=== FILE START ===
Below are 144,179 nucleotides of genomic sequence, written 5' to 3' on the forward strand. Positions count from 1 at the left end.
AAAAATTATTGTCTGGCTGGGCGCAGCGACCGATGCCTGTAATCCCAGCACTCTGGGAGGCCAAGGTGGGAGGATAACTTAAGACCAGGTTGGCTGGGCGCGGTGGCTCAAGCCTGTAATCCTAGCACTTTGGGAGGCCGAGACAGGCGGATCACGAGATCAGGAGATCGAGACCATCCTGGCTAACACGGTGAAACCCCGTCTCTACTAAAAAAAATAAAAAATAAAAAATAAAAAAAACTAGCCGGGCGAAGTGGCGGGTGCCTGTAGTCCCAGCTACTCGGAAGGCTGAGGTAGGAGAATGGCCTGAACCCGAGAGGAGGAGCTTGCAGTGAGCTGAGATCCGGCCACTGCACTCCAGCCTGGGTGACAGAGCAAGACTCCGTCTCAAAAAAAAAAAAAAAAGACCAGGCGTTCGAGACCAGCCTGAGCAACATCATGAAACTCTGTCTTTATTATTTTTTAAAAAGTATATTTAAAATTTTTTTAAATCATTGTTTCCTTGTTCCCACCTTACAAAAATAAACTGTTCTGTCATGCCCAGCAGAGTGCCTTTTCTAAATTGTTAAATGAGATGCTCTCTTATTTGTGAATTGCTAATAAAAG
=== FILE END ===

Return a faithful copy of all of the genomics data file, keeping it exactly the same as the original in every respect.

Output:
Below are 144,179 nucleotides of genomic sequence, written 5' to 3' on the forward strand. Positions count from 1 at the left end.
AAAAATTATTGTCTGGCTGGGCGCAGCGACCGATGCCTGTAATCCCAGCACTCTGGGAGGCCAAGGTGGGAGGATAACTTAAGACCAGGTTGGCTGGGCGCGGTGGCTCAAGCCTGTAATCCTAGCACTTTGGGAGGCCGAGACAGGCGGATCACGAGATCAGGAGATCGAGACCATCCTGGCTAACACGGTGAAACCCCGTCTCTACTAAAAAAAATAAAAAATAAAAAATAAAAAAAACTAGCCGGGCGAAGTGGCGGGTGCCTGTAGTCCCAGCTACTCGGAAGGCTGAGGTAGGAGAATGGCCTGAACCCGAGAGGAGGAGCTTGCAGTGAGCTGAGATCCGGCCACTGCACTCCAGCCTGGGTGACAGAGCAAGACTCCGTCTCAAAAAAAAAAAAAAAAGACCAGGCGTTCGAGACCAGCCTGAGCAACATCATGAAACTCTGTCTTTATTATTTTTTAAAAAGTATATTTAAAATTTTTTTAAATCATTGTTTCCTTGTTCCCACCTTACAAAAATAAACTGTTCTGTCATGCCCAGCAGAGTGCCTTTTCTAAATTGTTAAATGAGATGCTCTCTTATTTGTGAATTGCTAATAAAAG